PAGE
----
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Exploring the temporal effects of seasonal water availability on the snail kite of Florida: Part III

January 1, 2007

The Florida snail kite (Rostrhamus sociabilis) is an endangered raptor that occurs as an isolated population, currently of about 2,000 birds, in the wetlands of southern and central Florida, USA. Its exclusive prey species, the apple snail (Pomacea paludosa) is strongly influenced by seasonal changes in water abundance. Droughts during the snail kite breeding season have a direct negative effect on snail kite survival and reproduction, but droughts are also needed to maintain aquatic vegetation types favorable to snail kite foraging for snails. We used a spatially explicit matrix model to explore the effects of temporal variation in water levels on the viability of the snail kite population under different temporal drought regimes in its wetland breeding habitat. We focused on three aspects of variations in water levels that were likely to affect kites: (1) drought frequency; (2) drought duration; and (3) drought timing within the year. We modeled a 31-year historical scenario using four different scenarios in which the average water level was maintained constant, but the amplitude of water level fluctuations was modified. Our results reveal the complexity of the effects of temporal variation in water levels on snail kite population dynamics. Management implications of these results are discussed. In particular, management decisions should not be based on annual mean water levels alone, but must consider the intra-annual variability.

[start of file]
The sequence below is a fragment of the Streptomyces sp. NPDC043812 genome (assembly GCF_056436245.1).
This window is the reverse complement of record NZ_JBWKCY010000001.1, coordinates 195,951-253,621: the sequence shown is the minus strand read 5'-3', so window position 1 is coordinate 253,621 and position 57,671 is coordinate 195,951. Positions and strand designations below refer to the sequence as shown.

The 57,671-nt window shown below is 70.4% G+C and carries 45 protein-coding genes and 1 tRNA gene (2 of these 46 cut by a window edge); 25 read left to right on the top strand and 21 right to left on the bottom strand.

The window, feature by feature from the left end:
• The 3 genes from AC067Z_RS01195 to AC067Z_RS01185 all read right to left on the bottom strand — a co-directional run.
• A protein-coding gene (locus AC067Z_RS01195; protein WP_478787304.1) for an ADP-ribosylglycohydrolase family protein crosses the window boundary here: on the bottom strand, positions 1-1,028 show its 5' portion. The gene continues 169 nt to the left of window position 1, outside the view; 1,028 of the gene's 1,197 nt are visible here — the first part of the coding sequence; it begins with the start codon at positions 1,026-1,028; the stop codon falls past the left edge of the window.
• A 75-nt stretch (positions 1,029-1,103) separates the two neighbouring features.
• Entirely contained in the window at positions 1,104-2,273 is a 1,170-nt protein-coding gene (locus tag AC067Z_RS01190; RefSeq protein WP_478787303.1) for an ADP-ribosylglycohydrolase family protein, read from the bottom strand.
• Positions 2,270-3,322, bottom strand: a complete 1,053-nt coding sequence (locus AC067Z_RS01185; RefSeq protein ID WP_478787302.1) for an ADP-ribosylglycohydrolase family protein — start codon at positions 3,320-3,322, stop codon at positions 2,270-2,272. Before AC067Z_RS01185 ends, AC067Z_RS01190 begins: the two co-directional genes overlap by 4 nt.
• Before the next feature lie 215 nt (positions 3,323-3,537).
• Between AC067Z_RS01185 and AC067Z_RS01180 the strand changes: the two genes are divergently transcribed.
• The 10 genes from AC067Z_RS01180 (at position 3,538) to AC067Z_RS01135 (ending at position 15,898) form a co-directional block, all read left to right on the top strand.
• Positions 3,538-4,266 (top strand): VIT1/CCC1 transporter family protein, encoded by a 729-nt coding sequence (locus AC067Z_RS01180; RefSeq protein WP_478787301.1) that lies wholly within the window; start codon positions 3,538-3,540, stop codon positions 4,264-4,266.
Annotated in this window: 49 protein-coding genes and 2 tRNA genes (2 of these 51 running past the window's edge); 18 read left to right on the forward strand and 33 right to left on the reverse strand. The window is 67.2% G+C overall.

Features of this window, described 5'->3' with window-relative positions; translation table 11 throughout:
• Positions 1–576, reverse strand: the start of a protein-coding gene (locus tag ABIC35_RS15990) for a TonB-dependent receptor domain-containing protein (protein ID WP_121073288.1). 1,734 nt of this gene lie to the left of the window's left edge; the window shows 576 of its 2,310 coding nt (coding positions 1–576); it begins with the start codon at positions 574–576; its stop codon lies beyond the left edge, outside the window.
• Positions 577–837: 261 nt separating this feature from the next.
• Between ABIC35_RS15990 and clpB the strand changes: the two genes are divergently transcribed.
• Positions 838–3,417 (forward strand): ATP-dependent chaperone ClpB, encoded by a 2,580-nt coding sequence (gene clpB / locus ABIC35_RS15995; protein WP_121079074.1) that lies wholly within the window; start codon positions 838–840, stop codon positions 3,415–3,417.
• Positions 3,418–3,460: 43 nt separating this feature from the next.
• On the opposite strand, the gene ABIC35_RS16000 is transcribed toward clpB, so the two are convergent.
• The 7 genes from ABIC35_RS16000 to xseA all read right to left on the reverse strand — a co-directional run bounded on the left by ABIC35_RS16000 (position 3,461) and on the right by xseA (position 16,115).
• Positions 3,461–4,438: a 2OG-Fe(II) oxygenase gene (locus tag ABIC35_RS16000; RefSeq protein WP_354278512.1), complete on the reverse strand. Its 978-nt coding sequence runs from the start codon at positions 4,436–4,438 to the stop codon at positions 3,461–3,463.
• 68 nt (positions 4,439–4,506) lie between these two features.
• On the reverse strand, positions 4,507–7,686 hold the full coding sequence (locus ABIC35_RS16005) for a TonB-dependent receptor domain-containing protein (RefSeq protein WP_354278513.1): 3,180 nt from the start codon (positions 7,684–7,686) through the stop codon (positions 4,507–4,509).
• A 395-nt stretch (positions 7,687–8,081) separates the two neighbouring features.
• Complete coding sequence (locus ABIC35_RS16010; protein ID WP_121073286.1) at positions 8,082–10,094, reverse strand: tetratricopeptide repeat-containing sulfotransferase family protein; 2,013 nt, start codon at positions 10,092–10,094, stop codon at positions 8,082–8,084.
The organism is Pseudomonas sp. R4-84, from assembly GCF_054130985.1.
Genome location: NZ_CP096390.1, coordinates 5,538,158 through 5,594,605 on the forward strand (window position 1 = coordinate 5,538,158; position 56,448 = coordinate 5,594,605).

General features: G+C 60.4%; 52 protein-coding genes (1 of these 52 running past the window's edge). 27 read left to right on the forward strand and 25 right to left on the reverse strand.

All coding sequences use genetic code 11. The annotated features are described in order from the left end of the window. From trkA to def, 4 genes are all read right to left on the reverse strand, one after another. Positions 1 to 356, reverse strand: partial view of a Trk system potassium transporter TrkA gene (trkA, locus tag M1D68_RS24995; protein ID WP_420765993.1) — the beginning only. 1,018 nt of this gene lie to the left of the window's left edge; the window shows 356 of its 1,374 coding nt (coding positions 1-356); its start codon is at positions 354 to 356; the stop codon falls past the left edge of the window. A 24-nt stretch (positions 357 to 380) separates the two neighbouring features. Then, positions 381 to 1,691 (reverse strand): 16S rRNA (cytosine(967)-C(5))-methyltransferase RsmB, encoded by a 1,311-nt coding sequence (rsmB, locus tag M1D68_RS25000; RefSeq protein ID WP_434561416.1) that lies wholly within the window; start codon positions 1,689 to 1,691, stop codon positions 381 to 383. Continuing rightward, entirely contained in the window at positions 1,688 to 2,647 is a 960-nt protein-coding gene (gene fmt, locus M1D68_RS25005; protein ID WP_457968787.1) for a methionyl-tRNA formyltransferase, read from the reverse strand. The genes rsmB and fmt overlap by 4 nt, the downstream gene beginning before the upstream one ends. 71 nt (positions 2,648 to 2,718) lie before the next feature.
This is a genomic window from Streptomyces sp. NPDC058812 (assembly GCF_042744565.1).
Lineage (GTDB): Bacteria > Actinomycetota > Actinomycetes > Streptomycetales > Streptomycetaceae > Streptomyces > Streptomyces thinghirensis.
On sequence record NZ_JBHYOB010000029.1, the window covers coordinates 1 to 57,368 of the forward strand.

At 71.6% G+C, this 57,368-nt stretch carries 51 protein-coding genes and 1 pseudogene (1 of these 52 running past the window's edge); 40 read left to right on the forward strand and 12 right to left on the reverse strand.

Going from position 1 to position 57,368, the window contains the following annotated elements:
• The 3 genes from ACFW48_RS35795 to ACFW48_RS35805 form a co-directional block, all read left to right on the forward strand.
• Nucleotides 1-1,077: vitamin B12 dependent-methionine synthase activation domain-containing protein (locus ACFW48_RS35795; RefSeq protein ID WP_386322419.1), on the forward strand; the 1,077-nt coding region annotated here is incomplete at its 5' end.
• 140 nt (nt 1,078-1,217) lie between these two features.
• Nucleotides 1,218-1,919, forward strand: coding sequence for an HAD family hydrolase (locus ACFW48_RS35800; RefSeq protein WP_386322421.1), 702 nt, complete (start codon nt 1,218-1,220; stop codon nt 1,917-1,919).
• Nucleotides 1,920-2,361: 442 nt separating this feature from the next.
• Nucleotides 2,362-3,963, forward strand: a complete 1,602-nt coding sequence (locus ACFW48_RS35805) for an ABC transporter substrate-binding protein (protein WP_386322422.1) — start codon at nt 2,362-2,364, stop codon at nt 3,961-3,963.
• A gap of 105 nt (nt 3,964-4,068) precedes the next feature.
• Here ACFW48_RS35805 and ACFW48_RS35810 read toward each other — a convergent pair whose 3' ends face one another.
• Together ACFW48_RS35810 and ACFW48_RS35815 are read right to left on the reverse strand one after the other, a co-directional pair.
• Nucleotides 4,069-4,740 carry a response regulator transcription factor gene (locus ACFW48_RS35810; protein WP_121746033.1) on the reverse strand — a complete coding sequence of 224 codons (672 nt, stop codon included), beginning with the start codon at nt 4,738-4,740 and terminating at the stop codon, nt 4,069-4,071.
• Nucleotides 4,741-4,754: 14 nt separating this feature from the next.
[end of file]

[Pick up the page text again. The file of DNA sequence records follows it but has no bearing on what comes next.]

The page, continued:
Citation Information

Publication Year 2007
Title Exploring the temporal effects of seasonal water availability on the snail kite of Florida: Part III
DOI 10.1007/978-0-387-45447-4_10
Authors Wolf M. Mooij, Julien Martin, Wiley M. Kitchens, Donald L. DeAngelis
Publication Type Book Chapter
Publication Subtype Book Chapter
Series Title
Series Number
Index ID 70161144
Record Source USGS Publications Warehouse
USGS Organization Southeast Ecological Science Center